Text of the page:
Tehran was particularly interested in using Israel as a go-between with the U.S. in an attempt to get spare parts for its military arsenal during the lengthy and bloody war with Iraq. Iran’s relations with the Palestinian Liberation Organization, a secular movement, were always tense. Throughout everything, including the Iran-Contra scandal, writes Parsi, “Iran’s anti-Israel rhetoric remained intact though Tehran took no practical steps to act on it.”

Unfortunately, Washington lost no opportunity to miss an opportunity to open a dialogue with Tehran. The U.S. refused to invite Iran to the Madrid summit on Israel’s relations with Arab states and the Palestinians. This act of hubris, by which, in Parsi’s words, “Washington failed to appreciate Iran’s pragmatism, in particular Tehran’s new position on Israel, in which [Iranian President Hashemi] Rafsanjani had declared that Iran would agree to any solution acceptable to the Palestinians,” cost America greatly. It “strengthened the hands of Iranian rejectionists” and led Tehran “to seriously reach out to rejectionist Palestinian groups, in spite of the Shia-Sunni divide and their enmity dating back to the Iraq-Iran war.”

As Israeli policy shifted, so did Israel’s view of U.S.-Iranian relations. It’s an astonishing tale, and one that raises as many questions about Washington’s relations with Israel as with Iran. Explains Parsi: “The Israeli-U.S.-Iranian triangle had shifted remarkably in just a few years. In the 1980s, Israel was the unlikely defender of and apologist for Iran in Washington, taking great risks to pressure the Reagan administration to open up channels of communication with Iran. Now, Israel did the opposite. Israel wanted the United States to put Iran under economic and political siege.”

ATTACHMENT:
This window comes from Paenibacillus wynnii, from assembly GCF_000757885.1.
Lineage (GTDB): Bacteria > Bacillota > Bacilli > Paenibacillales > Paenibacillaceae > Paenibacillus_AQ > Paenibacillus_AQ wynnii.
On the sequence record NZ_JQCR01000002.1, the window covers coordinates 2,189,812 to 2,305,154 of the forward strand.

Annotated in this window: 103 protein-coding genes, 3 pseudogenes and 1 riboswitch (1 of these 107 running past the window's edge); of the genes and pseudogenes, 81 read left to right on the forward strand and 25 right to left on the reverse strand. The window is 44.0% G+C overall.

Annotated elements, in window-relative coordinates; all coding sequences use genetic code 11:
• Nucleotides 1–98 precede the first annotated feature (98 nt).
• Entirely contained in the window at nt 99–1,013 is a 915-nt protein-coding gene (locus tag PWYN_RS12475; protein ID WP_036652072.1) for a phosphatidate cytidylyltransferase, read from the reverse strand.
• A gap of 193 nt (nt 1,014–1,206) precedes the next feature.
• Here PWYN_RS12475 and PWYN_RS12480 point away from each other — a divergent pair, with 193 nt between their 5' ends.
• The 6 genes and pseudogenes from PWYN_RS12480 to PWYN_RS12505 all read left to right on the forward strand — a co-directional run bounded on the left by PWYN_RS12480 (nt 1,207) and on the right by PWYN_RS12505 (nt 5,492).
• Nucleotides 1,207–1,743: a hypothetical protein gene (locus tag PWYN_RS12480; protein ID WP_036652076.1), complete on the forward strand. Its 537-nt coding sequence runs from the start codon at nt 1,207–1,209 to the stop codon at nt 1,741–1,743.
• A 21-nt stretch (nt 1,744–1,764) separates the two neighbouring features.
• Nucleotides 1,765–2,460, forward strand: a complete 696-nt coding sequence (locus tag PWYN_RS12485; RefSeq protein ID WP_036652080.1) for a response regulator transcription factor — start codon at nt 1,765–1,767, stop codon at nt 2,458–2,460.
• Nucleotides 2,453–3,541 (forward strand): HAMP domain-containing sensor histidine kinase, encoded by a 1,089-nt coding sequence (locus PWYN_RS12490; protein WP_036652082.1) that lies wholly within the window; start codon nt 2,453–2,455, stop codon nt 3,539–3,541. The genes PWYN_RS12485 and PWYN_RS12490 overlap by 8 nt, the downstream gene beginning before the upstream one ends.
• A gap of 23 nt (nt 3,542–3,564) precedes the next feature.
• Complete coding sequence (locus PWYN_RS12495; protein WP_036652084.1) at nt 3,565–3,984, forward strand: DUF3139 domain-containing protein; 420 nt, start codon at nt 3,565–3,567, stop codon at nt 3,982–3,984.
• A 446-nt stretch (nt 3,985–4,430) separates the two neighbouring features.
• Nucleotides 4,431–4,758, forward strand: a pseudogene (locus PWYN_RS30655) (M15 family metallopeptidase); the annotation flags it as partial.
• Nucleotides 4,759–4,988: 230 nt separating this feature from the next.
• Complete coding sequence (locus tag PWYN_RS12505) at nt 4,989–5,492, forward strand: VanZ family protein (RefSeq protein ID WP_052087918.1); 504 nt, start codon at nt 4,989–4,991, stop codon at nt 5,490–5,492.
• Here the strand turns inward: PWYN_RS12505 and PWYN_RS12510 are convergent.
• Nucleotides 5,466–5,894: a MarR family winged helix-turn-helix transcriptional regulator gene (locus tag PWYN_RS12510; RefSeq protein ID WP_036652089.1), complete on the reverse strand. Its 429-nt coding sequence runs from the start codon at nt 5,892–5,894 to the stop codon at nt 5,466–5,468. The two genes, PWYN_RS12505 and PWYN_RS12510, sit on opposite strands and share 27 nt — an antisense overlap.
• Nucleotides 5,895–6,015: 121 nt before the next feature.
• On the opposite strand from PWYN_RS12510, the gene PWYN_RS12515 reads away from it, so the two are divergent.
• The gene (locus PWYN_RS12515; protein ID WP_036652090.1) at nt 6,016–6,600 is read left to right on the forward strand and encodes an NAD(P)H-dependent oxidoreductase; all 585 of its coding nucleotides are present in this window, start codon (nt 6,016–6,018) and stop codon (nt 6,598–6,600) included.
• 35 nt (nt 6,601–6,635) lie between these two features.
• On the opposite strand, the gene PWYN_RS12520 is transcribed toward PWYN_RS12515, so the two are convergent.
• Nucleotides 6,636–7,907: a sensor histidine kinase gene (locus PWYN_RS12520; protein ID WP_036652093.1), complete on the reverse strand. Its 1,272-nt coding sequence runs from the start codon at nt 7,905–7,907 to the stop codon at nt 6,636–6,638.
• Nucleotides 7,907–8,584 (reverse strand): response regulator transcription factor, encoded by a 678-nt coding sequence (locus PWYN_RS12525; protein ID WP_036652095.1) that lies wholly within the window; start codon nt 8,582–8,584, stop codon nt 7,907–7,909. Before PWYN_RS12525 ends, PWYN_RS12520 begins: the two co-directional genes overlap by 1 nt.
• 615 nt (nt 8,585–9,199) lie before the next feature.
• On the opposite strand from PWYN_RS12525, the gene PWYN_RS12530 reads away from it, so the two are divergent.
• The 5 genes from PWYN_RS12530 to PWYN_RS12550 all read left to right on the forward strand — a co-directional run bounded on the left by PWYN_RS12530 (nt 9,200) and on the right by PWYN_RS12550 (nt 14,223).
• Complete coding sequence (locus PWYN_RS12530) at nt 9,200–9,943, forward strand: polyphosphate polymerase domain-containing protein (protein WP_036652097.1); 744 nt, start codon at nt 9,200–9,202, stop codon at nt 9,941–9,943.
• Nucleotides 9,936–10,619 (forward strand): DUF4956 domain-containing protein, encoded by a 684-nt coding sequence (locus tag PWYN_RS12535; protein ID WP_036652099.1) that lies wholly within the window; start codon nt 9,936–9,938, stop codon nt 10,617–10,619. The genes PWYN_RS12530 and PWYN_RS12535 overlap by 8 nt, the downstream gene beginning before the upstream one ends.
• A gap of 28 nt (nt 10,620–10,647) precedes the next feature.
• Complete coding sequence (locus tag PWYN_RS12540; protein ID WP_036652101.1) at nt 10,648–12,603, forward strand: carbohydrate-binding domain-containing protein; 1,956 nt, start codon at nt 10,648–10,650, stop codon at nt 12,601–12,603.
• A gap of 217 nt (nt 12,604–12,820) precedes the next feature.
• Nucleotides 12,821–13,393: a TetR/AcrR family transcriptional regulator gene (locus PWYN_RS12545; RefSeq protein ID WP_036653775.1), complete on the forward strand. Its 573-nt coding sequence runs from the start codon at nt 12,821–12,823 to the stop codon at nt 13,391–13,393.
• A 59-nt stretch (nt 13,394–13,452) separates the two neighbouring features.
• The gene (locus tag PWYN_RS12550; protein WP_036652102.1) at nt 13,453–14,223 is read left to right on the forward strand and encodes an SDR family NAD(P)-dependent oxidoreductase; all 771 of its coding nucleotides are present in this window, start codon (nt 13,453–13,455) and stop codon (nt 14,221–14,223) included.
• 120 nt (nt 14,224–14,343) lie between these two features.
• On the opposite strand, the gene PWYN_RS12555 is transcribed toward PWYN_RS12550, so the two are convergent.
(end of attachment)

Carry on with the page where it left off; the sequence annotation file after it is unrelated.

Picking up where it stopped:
Israel was particularly alarmed at the thought that the election of Seyyed Mohammad Khatami as Iran’s president in 1997 would lead to détente between Washington and Tehran. Unfortunately for America, the moment passed. Although success from opening contact was never guaranteed, today’s crisis might have been avoided.

Explains Parsi: “Ironically, the economic sanctions and the heightened rhetoric that the Clinton White House had put in place during its first term turned out to be the most difficult stumbling block to a rapprochement. While Tehran and Washington’s failure lay primarily in miscommunication, missed signals, and Iranian overconfidence, at every step Israel and the pro-Israeli lobby continued to put political obstacles in the path of Iran and the United States.”

This special pleading has left both America and Israel far worse off.

The Bush administration’s lost opportunities have been even worse. After 9/11 Tehran was helpful, in part because it had long opposed Afghanistan’s Taliban regime. President George W. Bush’s illogical “Axis of Evil” linking Iraq, North Korea, and Iran killed any chance of rapprochement.

Washington had another chance after its easy ouster of Saddam Hussein. In a proposal that “stunned the Americans,” reports Parsi:

“The Iranians offered to end their support to Hamas and Islamic Jihad – Iran’s ideological brethren in the struggle against the Jewish State – and pressure them to cease attacks on Israel. On Hezbollah, Iran’s own brainchild and its most reliable partner in the Arab world, the clerics offered to support the disarmament of the Lebanese militia and transform it into a purely political party. On the nuclear issue, intrusive international inspections in order to alleviate any fears of Iranian weaponization. The Iranians would sign the Additional Protocol to the Non-Proliferation Treaty, and they also offered extensive American involvement in the program as a further guarantee and goodwill gesture. On terrorism, Tehran offered full cooperation against all terrorist organizations – above all, al-Qaeda. On Iraq, Iran would work actively with the United states to support political stabilization and establishment of democratic institutions and – most importantly – a nonreligious government.”